NetLogo uses an approach that is different to the classical logic-based approach that agent-oriented programming languages and frameworks usually take. It illustrates the power of the agent-oriented approach at tackling problems in a non-traditional way, and has the potential for overcoming some of the barriers to developing useful multi-agent systems.
NetLogo,first designed by Uri Wilensky in 1999,is a cross-platform multi-agent programmable modelling environment under continuous development at the CCL (Centre for Connected Learning and Computer-based Modelling) at Northwestern University.
NetLogo can be used for the rapid prototyping of simulations of natural and social phenomena.It is based on an earlier graphics-oriented language called Logo developed by Seymour Papert in the 1960s and is distinguished from the more traditional agent-oriented programming languages in that it does not support logic-based formalisms.NetLogo adopts an event-driven architecture where agents with simple reactive behaviours can yield astonishingly complex simulations despite being situated in a limited two-dimensional (2D) grid environment (a version with a 3D grid environment is currently under development). NetLogo describes the environment it uses for visualizing its simulations as a ‘world’ (in other words, it making an analogy between its environment and the real world).
This world is made up of ‘agents’ that perform activities by following instructions specified by methods programmed in the NetLogo programming language.These activities are carried out simultaneously for all agents in the world. NetLogo has four types of agents: turtles, patches, links and the observer. Turtles are agents that move around and interact with the world. The reason they are called turtles has been inherited from the Logo programming language – the analogy is of an imaginary robotic turtle that has the ability to move around and to lift or drop a virtual coloured drawing pen it has on its back onto a drawing canvas. The 2D grid is also made up of patches that are square pieces of land that the turtles can move over, and move around (see right box in Figure below).
Links are agents that connect two turtles together. The observer looks out over the world of turtles and patches but does not have a specific location (in some sense it is not embodied like the other agents).
Figure Screenshot of the Wolf Sheep Predation model in NetLogo.
NetLogo comes with a rich set of sample ‘models’ (or programs) that are simulations of natural or social phenomena in a number of areas such as: art, biology, chemistry & physics, computer science, earth science, mathematics, and social science. For example, the Wolf Sheep Predation model explores the stability of predator-prey ecosystems.In the simulation, there are two types of breeds (distinct types of turtle agents) – wolves and sheep, as well as grass patches.The wolves eat the sheep and the sheep eat the grass. Depending on the start-up conditions (number of wolves, number of sheep, reproduction-rates of wolves and sheep,how much energy they gain from eating, where they are randomly located in the environment, and grass re-growth time), the simulation will result in an unstable system where either the wolves or both the wolves and sheep become extinct, or it will result in a stable system where it will tend to maintain itself despite fluctuations in population sizes over time.A screenshot of the model is shown in Figure above.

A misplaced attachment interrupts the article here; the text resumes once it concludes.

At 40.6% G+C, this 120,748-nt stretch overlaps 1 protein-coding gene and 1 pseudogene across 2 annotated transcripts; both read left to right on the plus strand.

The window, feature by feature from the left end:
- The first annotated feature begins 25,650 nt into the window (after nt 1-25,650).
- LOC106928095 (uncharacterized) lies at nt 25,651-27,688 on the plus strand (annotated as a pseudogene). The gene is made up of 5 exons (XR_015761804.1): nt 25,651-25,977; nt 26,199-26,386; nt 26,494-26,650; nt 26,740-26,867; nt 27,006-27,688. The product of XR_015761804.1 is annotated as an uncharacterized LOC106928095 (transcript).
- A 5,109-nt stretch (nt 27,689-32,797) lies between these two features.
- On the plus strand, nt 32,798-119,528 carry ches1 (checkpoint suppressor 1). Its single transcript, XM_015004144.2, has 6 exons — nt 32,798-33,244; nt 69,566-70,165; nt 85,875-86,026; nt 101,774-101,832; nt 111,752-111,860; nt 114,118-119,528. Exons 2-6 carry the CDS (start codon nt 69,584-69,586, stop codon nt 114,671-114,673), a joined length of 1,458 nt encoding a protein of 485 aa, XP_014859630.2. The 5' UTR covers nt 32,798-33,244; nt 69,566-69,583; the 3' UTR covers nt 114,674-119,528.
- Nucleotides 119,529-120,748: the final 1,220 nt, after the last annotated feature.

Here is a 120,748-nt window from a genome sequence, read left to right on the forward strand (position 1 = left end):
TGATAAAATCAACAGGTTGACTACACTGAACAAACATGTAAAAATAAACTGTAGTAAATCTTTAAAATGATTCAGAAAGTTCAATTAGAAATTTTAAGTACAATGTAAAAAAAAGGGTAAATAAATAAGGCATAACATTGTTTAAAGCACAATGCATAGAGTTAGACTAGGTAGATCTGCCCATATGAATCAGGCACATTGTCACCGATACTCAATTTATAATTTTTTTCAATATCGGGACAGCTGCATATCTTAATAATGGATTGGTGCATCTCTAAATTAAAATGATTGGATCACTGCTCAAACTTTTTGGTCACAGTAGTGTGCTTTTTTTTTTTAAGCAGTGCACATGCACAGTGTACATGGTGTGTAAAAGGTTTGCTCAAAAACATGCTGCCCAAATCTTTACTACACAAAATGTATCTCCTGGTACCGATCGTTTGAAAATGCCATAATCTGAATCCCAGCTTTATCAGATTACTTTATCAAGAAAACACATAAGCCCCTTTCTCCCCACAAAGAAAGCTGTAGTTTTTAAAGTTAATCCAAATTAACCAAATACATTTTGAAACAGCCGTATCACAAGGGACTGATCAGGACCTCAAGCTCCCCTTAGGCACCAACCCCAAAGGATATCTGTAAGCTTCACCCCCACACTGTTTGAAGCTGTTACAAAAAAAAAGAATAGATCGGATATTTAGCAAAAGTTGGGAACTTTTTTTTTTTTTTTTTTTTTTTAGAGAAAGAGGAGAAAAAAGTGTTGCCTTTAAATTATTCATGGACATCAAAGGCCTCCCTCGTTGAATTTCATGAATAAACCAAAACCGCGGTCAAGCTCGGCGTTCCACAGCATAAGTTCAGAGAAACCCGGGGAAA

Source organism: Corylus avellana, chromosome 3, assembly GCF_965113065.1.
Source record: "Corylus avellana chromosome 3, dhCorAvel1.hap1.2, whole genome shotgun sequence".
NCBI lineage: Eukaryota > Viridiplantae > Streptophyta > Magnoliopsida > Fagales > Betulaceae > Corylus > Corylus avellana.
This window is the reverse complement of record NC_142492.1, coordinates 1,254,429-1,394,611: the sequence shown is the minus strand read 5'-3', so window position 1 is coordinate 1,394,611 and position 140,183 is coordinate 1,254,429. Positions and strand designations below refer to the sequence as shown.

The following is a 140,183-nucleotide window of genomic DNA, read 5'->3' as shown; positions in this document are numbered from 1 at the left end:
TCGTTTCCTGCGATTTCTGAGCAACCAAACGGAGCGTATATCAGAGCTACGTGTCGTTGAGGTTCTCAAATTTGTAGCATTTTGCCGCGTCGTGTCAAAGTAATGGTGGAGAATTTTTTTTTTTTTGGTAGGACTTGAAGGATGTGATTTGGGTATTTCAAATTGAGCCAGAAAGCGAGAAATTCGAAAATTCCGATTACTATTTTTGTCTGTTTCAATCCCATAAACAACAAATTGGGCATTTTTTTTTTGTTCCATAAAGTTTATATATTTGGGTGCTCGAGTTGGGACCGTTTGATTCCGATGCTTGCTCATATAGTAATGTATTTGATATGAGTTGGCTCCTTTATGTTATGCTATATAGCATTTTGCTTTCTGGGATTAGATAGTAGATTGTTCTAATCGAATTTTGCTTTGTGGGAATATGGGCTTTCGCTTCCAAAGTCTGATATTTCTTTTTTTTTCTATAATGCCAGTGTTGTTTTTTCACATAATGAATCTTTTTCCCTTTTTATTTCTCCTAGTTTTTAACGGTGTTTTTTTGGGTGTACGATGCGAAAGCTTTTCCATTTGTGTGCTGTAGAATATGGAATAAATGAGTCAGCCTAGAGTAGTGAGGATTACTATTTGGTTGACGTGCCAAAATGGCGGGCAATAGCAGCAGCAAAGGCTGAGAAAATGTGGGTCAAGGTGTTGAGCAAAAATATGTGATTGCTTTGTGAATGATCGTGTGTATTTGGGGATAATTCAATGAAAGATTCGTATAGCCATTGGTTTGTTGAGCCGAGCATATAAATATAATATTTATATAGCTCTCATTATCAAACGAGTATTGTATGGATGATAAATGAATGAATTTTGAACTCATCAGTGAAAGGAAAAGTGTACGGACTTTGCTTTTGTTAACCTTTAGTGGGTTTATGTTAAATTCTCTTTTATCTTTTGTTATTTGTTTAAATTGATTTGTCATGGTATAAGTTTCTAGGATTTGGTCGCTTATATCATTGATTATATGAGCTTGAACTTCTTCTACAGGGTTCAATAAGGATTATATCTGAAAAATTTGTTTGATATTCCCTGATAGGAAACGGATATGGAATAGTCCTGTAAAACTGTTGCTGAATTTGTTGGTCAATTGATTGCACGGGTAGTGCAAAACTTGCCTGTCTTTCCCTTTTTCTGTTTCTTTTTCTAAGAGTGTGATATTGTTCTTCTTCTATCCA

NetLogo code is very readable,and compact.Listed below is the code for the main go procedure that specifies what happens when the Wolf Sheep Predation simulation is run.
NetLogo Code : Main go procedure for the Wolf Sheep Predation model in NetLogo.
The ask command is used to specify the behaviour of the turtle agents, patches and links. In the code above,the behaviour of the sheep is first to move,then to eat grass,reproduce and die.The behaviour of the wolves is to move,catch sheep (and eat them), reproduce then die.
The many varied models that come with NetLogo illustrate that the agent-oriented programming paradigm it adopts is adept at modelling a surprising range of phenomena in a non-complicated way.For example, Figure below shows the Tumor model that simulates the growth of a tumour and how it resists chemical treatment.A tumour consists of two kinds of cells: stem cells represented by blue turtle agents; and transitory cells represented by all other turtles.The figure illustrates how the cell advances into distant sites and how it creates another tumour colony, a process called metastasis shown in red.
Screenshot of Tumor model in NetLogo.
NetLogo is an excellent tool for illustrating the principle that complexity can arise from the interaction of agents who individually apply simple reactive behaviours,but collectively, exhibit much more–that is,the system as a whole is greater than the sum of its parts. Throughout these books,we will look at sample code in NetLogo to show how various aspects of agent-oriented systems can be implemented.
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